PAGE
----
JERUSALEM (Reuters) - Israel pledged disciplinary action on Tuesday over a soldier’s leaked video showing an army sniper targeting a Palestinian across the Gaza border fence to profane praise from an onlooker, but deemed the shooting itself to have been exemplary.
The 81-second clip surfaced on social media on Monday and led Israeli TV news, with one host calling it “disturbing”. Its release followed a surge in Palestinian protests at the Gaza border in which 30 demonstrators have been killed by the army.
In a statement summarising a preliminary investigation, the military spokesman said the incident took place took place on Dec. 22, amid Palestinian unrest at U.S. President Donald Trump’s recognition of Jerusalem as the Israeli capital.
The Palestinian who was shot was suspected of organising a “riot, which included rock hurling and attempts to sabotage the security fence, and lasted about two hours,” the statement said.
The sniper fired at him once, wounding him in the leg, after warnings shots and orders to disperse went unheeded, it said, adding that the video was taken by a soldier from another unit.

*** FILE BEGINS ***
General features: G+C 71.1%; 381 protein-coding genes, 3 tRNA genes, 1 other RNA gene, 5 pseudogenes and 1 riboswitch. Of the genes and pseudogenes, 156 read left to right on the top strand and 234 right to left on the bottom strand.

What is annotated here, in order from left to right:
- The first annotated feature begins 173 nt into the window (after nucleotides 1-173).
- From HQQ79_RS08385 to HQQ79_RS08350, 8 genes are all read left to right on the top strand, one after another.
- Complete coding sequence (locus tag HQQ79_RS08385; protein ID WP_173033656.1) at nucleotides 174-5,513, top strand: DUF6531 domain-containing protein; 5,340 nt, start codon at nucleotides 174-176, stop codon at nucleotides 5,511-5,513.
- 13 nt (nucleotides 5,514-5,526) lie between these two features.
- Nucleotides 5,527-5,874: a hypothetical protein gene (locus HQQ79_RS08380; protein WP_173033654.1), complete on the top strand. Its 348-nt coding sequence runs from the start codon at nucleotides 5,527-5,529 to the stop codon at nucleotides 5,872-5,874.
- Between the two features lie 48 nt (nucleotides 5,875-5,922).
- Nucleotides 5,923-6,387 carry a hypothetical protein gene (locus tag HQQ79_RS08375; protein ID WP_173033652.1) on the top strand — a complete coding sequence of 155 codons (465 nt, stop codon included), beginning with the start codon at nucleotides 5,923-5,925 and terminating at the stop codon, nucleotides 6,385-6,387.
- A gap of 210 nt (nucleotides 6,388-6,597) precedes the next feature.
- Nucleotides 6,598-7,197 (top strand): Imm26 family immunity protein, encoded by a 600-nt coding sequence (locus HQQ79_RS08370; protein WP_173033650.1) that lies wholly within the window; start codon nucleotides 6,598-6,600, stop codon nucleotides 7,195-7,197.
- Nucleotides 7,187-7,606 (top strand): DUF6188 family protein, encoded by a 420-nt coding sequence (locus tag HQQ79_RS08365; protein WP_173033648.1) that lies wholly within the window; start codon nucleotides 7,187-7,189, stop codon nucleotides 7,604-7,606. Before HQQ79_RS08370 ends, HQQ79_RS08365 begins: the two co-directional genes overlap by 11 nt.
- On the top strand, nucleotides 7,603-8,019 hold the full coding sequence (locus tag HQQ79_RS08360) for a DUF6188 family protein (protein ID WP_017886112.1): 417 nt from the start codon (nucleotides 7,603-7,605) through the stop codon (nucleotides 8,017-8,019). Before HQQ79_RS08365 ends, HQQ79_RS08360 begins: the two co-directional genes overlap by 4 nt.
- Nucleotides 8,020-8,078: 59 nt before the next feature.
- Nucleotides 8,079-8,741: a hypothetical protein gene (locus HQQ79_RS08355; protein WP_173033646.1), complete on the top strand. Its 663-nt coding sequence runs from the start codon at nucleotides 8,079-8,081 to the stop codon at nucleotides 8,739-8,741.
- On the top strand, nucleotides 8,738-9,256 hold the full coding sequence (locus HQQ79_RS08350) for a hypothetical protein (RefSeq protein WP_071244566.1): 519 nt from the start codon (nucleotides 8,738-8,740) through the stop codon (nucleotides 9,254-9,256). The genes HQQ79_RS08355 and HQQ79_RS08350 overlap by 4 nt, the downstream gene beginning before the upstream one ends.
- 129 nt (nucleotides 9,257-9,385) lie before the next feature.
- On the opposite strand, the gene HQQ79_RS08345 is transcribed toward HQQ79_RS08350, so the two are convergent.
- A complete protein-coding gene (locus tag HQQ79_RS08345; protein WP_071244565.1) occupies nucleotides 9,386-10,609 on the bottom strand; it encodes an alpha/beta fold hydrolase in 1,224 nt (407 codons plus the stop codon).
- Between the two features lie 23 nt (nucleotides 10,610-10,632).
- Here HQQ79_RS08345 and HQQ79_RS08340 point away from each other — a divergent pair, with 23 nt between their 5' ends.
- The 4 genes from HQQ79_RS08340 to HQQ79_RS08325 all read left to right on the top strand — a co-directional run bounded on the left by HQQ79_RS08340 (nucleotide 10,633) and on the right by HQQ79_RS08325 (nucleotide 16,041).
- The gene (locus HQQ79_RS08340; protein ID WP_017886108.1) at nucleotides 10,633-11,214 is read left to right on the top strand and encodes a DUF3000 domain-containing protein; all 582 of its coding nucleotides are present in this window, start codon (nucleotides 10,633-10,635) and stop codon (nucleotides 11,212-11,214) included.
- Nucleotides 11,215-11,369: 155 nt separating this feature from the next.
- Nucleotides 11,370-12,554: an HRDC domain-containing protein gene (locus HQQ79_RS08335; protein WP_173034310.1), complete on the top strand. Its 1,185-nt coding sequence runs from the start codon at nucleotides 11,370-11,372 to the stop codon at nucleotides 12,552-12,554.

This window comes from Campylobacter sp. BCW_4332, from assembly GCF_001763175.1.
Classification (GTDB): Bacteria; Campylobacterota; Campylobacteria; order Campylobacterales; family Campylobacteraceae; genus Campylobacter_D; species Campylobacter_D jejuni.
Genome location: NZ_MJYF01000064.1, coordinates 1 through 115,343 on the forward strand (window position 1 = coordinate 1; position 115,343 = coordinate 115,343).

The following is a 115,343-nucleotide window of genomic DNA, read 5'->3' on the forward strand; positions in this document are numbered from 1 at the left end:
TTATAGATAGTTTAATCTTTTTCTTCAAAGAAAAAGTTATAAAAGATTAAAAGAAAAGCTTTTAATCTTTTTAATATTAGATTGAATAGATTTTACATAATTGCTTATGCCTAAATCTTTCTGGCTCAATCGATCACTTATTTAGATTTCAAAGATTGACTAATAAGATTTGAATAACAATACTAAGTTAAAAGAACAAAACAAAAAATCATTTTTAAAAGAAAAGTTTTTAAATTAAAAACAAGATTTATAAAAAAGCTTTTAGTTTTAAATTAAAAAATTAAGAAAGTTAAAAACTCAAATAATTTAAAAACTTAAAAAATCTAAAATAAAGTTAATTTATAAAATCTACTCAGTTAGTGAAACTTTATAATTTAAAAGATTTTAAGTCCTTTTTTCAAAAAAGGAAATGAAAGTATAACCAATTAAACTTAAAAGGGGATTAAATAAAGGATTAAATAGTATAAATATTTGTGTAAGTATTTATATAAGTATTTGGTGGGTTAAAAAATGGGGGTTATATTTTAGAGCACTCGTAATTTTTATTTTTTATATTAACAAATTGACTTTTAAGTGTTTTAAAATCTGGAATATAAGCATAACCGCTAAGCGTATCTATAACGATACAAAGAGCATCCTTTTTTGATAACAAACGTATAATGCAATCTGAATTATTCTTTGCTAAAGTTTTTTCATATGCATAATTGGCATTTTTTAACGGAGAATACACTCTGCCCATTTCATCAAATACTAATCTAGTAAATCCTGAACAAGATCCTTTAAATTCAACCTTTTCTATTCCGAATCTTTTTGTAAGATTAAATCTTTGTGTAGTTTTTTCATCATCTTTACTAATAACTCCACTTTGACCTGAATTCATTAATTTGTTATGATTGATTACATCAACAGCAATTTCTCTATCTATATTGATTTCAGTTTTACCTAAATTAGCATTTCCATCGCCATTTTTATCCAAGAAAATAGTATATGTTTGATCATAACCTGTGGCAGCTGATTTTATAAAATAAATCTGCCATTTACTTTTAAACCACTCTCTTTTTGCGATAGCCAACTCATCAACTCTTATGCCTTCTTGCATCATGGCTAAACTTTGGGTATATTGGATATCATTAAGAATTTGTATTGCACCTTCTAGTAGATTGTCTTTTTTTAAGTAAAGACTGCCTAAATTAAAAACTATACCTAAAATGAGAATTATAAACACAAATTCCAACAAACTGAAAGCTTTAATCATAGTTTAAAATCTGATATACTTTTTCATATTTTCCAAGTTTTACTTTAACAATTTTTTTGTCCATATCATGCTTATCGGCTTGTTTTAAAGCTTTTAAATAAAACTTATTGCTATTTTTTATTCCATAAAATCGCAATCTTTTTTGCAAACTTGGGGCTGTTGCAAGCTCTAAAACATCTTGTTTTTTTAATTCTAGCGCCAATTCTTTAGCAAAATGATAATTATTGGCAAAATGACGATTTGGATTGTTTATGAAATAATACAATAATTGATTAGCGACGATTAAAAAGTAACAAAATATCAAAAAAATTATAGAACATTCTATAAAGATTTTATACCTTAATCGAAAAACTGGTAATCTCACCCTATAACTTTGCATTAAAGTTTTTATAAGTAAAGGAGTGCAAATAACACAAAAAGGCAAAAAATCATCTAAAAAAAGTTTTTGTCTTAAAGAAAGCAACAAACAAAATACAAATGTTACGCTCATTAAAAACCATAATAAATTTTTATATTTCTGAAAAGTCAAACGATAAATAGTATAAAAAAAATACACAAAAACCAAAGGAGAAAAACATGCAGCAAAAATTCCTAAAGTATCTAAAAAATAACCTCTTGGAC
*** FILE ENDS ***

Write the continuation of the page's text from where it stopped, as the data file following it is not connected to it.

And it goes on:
“As for the unauthorised filming of an operational event, the distribution of the filmed material and the statements made there, it should be noted that these do not suit the degree of restraint expected of IDF (Israel Defence Force) soldiers and will be dealt with by commanders accordingly,” the statement said.
It was not clear how many soldiers might face disciplinary action, nor how harsh it might be. In the video, a voice can be heard saying, “Yes! Son of a bitch!” as the Palestinian, who appears to be standing motionless near the fence, is shot.
Remarking on the video on Tuesday, Israeli Defence Minister Avigdor Lieberman told reporters: “The Gaza sniper deserves a decoration, and the photographer a demerit.”
The Israeli military has stationed sharpshooters to enforce a no-go zone near the border and stop Palestinian attempts to breach the fence during a protest that has been called “The Great March of Return”.
The demonstrations are expected to escalate ahead of the planned opening of a new U.S. embassy in Jerusalem on May 14, coinciding with Israel’s 70th anniversary celebrations.
The protesters are reviving a long-standing demand for the right of return of Palestinian refugees and their descendants to towns and villages from which families fled, or were driven out, when the state of Israel was created in 1948.
Writing by Dan Williams; Editing by Jeffrey Heller and Richard Balmforth